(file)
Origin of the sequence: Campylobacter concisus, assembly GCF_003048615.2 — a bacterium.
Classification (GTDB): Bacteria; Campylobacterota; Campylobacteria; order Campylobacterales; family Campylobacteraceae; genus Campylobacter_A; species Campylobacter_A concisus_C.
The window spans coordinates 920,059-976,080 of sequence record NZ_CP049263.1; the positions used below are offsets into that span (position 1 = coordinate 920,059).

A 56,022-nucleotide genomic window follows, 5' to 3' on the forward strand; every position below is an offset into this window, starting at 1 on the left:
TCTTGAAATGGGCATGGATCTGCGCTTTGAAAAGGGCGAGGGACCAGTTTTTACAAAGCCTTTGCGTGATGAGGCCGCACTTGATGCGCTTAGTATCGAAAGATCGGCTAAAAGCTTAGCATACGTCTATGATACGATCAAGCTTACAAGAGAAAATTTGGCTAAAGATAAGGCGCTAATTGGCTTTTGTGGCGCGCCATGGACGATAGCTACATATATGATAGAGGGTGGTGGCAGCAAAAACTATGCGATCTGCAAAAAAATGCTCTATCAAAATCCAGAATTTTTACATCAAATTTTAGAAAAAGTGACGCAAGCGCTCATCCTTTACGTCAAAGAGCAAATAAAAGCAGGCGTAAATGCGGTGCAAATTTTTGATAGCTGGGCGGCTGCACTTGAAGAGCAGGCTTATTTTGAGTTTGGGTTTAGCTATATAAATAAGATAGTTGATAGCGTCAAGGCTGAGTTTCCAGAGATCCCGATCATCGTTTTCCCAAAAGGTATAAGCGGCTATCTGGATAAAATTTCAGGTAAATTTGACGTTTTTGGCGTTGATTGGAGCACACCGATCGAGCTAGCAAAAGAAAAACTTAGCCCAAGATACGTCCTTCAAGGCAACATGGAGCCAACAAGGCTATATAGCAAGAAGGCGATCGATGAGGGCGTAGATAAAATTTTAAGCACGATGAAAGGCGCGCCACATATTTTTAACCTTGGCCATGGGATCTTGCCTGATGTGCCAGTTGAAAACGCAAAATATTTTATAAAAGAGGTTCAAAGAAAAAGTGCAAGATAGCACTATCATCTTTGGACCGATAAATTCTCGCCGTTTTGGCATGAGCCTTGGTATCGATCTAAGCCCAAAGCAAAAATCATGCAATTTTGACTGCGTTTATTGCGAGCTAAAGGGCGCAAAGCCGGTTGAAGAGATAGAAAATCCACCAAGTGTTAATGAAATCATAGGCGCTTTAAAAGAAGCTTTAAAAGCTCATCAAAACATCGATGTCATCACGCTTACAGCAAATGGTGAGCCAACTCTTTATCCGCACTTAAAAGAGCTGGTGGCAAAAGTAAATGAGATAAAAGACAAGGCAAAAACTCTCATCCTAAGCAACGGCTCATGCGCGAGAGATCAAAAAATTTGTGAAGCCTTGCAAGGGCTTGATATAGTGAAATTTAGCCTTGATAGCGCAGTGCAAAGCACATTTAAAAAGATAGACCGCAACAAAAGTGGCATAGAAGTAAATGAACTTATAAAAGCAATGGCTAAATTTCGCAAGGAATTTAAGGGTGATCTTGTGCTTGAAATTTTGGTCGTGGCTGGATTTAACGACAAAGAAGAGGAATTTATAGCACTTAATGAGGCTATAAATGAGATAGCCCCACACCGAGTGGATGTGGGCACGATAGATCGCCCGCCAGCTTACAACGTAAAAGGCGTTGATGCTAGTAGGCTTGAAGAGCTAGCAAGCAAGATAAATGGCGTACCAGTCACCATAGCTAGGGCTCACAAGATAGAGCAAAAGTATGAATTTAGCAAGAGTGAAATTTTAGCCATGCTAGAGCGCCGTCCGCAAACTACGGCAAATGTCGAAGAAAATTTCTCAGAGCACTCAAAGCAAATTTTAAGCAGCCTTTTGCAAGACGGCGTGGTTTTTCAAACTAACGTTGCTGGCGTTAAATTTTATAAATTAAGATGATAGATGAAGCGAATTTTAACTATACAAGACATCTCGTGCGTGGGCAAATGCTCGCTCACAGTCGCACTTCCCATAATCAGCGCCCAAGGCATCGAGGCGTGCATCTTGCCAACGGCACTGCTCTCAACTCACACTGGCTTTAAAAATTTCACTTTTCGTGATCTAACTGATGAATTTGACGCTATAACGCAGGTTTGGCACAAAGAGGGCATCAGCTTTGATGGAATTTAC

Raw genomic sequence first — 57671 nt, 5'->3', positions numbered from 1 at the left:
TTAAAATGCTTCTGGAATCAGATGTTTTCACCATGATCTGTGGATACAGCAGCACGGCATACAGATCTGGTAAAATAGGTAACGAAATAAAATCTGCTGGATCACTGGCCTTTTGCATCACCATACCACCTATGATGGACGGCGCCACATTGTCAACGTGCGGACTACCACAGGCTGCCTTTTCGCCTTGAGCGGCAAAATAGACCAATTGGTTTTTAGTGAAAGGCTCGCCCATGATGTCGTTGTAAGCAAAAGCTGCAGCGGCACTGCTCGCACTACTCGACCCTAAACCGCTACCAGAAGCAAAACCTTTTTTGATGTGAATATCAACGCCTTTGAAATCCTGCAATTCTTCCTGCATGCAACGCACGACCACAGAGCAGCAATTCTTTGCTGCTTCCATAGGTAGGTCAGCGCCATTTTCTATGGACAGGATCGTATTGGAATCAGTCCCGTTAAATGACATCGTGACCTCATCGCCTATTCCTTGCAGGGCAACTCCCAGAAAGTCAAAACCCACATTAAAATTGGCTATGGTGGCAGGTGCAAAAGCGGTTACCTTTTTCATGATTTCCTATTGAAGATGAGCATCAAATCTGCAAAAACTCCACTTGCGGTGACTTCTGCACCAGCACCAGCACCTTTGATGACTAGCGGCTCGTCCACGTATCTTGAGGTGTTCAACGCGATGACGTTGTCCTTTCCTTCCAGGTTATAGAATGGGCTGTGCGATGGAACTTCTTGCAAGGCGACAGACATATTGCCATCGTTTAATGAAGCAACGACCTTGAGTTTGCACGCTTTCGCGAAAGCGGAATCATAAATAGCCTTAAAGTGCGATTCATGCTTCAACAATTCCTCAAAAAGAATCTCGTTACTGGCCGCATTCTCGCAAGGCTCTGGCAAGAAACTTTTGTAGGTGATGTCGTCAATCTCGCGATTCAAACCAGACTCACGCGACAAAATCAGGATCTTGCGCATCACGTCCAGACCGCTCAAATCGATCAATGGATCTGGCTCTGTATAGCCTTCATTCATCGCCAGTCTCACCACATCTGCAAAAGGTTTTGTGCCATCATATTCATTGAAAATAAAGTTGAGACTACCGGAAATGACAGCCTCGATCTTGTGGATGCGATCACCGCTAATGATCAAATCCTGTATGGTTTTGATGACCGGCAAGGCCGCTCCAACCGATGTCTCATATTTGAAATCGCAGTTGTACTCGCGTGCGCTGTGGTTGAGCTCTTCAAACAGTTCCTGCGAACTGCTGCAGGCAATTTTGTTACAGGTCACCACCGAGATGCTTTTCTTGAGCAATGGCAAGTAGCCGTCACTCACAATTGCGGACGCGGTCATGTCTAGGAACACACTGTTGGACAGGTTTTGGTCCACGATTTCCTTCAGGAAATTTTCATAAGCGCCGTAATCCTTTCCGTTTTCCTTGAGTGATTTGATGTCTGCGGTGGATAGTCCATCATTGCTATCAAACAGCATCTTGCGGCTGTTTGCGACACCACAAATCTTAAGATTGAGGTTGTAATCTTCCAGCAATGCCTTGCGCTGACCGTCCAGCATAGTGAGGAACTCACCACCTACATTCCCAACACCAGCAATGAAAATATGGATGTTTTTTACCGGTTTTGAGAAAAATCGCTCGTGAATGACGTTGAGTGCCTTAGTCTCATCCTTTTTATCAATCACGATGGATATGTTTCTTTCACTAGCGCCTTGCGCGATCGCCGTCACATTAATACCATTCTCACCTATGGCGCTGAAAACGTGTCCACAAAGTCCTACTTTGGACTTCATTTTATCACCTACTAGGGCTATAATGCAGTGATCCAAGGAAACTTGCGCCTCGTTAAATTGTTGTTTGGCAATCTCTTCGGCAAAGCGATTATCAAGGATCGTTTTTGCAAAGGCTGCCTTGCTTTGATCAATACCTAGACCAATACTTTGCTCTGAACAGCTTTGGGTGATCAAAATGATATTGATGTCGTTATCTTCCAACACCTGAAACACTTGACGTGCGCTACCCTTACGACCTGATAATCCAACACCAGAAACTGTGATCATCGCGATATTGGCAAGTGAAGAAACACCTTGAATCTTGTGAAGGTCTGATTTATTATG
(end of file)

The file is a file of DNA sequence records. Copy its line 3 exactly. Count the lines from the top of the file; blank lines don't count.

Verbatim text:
The window spans coordinates 920,059-976,080 of sequence record NZ_CP049263.1; the positions used below are offsets into that span (position 1 = coordinate 920,059).